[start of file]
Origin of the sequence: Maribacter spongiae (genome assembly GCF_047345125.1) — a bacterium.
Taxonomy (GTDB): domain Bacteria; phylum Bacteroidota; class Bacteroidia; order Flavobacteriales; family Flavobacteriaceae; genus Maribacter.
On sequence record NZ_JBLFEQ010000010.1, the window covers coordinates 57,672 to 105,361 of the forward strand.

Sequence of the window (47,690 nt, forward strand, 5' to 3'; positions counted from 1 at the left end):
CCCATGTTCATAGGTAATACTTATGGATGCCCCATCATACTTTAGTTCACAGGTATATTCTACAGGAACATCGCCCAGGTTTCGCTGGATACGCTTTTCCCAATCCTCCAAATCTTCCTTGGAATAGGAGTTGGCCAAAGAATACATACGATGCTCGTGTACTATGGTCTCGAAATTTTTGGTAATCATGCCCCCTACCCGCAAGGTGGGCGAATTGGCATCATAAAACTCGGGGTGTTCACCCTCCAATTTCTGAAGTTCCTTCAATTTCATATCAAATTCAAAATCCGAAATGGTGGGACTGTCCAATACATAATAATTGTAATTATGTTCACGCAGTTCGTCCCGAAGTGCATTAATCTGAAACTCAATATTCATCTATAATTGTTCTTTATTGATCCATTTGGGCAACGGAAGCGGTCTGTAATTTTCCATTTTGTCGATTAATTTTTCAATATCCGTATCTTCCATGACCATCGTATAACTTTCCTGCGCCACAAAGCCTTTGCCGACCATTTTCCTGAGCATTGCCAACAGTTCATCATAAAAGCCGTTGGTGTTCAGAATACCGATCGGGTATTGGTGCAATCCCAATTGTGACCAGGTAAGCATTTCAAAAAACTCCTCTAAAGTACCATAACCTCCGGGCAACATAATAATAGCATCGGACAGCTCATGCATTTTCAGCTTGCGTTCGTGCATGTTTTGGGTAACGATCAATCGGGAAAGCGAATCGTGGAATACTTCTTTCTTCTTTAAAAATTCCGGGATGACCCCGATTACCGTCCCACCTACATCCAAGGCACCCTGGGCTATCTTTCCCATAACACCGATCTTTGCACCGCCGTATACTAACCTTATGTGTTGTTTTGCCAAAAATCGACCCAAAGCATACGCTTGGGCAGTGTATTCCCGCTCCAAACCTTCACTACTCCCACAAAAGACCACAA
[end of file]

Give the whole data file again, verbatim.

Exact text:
Origin of the sequence: Maribacter spongiae (genome assembly GCF_047345125.1) — a bacterium.
Taxonomy (GTDB): domain Bacteria; phylum Bacteroidota; class Bacteroidia; order Flavobacteriales; family Flavobacteriaceae; genus Maribacter.
On sequence record NZ_JBLFEQ010000010.1, the window covers coordinates 57,672 to 105,361 of the forward strand.

Sequence of the window (47,690 nt, forward strand, 5' to 3'; positions counted from 1 at the left end):
CCCATGTTCATAGGTAATACTTATGGATGCCCCATCATACTTTAGTTCACAGGTATATTCTACAGGAACATCGCCCAGGTTTCGCTGGATACGCTTTTCCCAATCCTCCAAATCTTCCTTGGAATAGGAGTTGGCCAAAGAATACATACGATGCTCGTGTACTATGGTCTCGAAATTTTTGGTAATCATGCCCCCTACCCGCAAGGTGGGCGAATTGGCATCATAAAACTCGGGGTGTTCACCCTCCAATTTCTGAAGTTCCTTCAATTTCATATCAAATTCAAAATCCGAAATGGTGGGACTGTCCAATACATAATAATTGTAATTATGTTCACGCAGTTCGTCCCGAAGTGCATTAATCTGAAACTCAATATTCATCTATAATTGTTCTTTATTGATCCATTTGGGCAACGGAAGCGGTCTGTAATTTTCCATTTTGTCGATTAATTTTTCAATATCCGTATCTTCCATGACCATCGTATAACTTTCCTGCGCCACAAAGCCTTTGCCGACCATTTTCCTGAGCATTGCCAACAGTTCATCATAAAAGCCGTTGGTGTTCAGAATACCGATCGGGTATTGGTGCAATCCCAATTGTGACCAGGTAAGCATTTCAAAAAACTCCTCTAAAGTACCATAACCTCCGGGCAACATAATAATAGCATCGGACAGCTCATGCATTTTCAGCTTGCGTTCGTGCATGTTTTGGGTAACGATCAATCGGGAAAGCGAATCGTGGAATACTTCTTTCTTCTTTAAAAATTCCGGGATGACCCCGATTACCGTCCCACCTACATCCAAGGCACCCTGGGCTATCTTTCCCATAACACCGATCTTTGCACCGCCGTATACTAACCTTATGTGTTGTTTTGCCAAAAATCGACCCAAAGCATACGCTTGGGCAGTGTATTCCCGCTCCAAACCTTCACTACTCCCACAAAAGACCACAA